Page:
Producer: Harry Finkel, Bart Freundlich, Joel B. Michaels, Julianne Moore and Silvio Muraglia
Director: Bart Freundlich
Writer: Bart Freundlich
Stars: Michelle Williams, Julianne Moore, Billy Crudup, Abby Quinn, Alex Esola, Will Chase, Susan Blackwell, Vir Pachisia, Anjula Bedi and Kaizad Gandhi
Studio: Sony Pictures Classics
In her Danish films, if not her English-language ones, Susanne Bier has shown a rare ability to frame melodramatic stories in a way that minimizes their sappiness and releases the honest emotion that underlies the often hokey plot turns. When other directors have adapted the originals for English-speaking audiences, however, the result has mostly been pretty dire. Bert Freundlich’s version of her 2006 Oscar-nominated “Efter Brylluppet” unfortunately follows the pattern.
To his credit, at least Freundlich hasn’t simply done a slavish copy. He’s flipped the genders of the leads, and if that choice was made, even partially, to accommodate his wife Julianne Moore, one can understand why he would want to write a juicy part for one of the finest actresses working today. In the end, however, “After the Wedding” represents one of her less effective performances.
In “Efter Brylluppet,” Mads Mikkelson played Jacob Petersen, a Danish man who had become a staffer at an Indian orphanage, and was reluctantly lured back to his homeland by rich businessman Jorgen Hansson (Rolf Lassgaard) with the promise of a large donation that would be made only after a personal meeting. Once there, Jacob was induced to attend the wedding of the man’s stepdaughter Anna (Stine Fischer Christensen) and discovered that Jorgen’s wife Helene (Side Babett Knudsen) was his onetime girlfriend, and that he was most probably Anna’s biological father. The plot proceeded from there, in a fashion that was hardly unpredictable but was played in a fashion that touched the heart rather than squeezing it into teary submission.
In Freundllch’s reworking, Jacob has become American transplant Isabel (Michelle Williams) and Jorgen is New-York based entrepreneur Theresa (Moore). Helene is now Oscar (Billy Crudup), a famous artist-sculptor, and Anna is Grace (Abby Quinn). The basic plot turns are the same, but they feel more manipulative this time around, for several reasons.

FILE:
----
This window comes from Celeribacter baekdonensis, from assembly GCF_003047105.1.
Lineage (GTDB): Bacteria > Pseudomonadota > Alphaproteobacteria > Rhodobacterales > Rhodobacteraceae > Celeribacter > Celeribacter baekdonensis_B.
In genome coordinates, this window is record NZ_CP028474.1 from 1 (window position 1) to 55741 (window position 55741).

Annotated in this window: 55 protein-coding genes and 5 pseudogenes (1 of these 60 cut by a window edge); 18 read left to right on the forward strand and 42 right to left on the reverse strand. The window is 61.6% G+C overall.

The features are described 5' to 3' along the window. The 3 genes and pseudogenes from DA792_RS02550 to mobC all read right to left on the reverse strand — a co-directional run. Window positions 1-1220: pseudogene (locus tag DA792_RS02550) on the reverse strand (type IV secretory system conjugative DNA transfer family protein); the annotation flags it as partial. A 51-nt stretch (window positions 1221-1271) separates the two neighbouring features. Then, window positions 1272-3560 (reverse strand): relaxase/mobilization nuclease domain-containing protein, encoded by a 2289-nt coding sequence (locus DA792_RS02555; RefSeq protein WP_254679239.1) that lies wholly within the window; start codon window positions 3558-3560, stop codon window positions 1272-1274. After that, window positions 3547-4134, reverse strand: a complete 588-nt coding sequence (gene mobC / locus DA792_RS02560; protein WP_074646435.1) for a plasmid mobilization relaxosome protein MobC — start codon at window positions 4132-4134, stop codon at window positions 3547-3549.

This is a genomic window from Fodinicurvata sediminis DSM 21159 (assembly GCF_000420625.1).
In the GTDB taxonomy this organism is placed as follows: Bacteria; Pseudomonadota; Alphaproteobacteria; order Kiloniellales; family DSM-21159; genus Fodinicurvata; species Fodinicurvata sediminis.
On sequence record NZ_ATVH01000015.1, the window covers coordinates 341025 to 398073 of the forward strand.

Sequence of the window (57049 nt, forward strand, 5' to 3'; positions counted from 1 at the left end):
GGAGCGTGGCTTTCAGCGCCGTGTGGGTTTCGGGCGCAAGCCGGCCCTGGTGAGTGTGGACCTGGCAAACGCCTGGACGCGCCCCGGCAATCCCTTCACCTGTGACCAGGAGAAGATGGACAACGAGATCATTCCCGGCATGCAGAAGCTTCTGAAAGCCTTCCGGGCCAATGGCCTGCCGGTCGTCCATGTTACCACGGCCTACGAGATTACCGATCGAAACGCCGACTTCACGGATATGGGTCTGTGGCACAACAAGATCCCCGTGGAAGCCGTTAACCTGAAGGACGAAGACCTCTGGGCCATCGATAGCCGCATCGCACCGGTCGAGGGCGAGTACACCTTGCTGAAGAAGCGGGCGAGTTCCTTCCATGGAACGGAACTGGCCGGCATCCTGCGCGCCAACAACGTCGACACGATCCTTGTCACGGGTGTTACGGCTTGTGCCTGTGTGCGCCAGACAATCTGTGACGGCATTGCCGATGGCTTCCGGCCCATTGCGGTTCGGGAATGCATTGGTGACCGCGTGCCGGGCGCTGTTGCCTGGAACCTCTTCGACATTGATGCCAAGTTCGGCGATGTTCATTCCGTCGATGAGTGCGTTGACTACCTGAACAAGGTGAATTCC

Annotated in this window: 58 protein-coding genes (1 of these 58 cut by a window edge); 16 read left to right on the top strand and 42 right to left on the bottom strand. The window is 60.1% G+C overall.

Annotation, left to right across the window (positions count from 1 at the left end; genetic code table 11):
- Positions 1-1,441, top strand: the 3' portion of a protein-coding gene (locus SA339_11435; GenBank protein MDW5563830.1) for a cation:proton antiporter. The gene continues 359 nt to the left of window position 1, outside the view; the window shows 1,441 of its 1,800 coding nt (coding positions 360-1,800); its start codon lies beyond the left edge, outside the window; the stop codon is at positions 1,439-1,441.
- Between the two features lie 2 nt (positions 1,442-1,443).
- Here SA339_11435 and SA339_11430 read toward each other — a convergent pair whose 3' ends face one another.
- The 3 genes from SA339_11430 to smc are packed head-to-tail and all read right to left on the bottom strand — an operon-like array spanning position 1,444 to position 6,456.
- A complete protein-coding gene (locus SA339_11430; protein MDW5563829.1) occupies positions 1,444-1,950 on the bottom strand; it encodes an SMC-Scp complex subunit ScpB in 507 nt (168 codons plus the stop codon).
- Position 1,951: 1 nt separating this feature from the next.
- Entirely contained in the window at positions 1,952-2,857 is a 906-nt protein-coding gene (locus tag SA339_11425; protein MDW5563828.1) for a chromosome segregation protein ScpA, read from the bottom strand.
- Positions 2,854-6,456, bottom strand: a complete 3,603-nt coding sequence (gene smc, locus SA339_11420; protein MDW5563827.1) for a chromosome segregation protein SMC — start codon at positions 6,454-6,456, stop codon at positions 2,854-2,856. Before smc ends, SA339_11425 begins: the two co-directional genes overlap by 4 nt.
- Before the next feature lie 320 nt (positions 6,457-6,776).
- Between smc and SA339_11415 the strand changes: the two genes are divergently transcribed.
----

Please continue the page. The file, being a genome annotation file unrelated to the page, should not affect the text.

Apart from the fact that the Freundlich’s gender switch works less well than Bier’s male-centered original, one is simply that he lacks her sensitivity of touch. While she employed a bare-bones, semi-gritty style, he opts for a lush, opulent look, accentuated by Gracy Yun’s production design, Arjun Bhasin’s costumes, and Julio Macat’s widescreen cinematography, that’s more redolent of Douglas Sirk—or even Ross Hunter. The glossiness italicizes the high-strung tenor rather than suppressing it.
Nor does his approach bring out the best in what is obviously an excellent cast. Williams is really the star here, and works very hard to make Isabel a credible character. But while she makes Isabel’s discomfort with the plush New York environment she finds herself in palpable, she never gets secure grip on the vacillation the woman experiences in trying to balance her desire to get to know her newfound daughter with her continuing attachment to Jai (Vir Pachisia), the shy boy she’s virtually adopted back at the orphanage.
While Williams basically underplays, Moore takes the opposite approach. There are moments in her performance that ring true—especially her interaction with Tre Ryder and Azhy Robertson, who play her sons Theo and Otto. But though there are reasons for her rather frantic ways that won’t be revealed here (as well as an extremely powerful sequence near the close), as a whole her work here lacks her usual subtlety. Crudup (who earlier starred in another Freundlich misfire, “World Traveler”), is meanwhile reduced to a virtual cipher, and Quinn can’t entirely pull off the ill-written Grace, who quickly becomes so obsessed with Isabel that she virtually ignores her new husband, Jonathan (Alex Esola); indeed, you might find yourself feeling more sympathy for him than for the other characters, despite the fact that he’s not the nicest of persons—though you could make a case for Gwen (Susan Blackwell), the assistant Theresa treats like a doormat.
It’s entirely possible that those who haven’t seen Bier’s original will find the film fairly affecting. Those who have, however, will likely consider it a distinct also-ran. The high-toned soap opera, one might add, is just the latest in a list of films from Freundlich that have been disappointing, to say the least.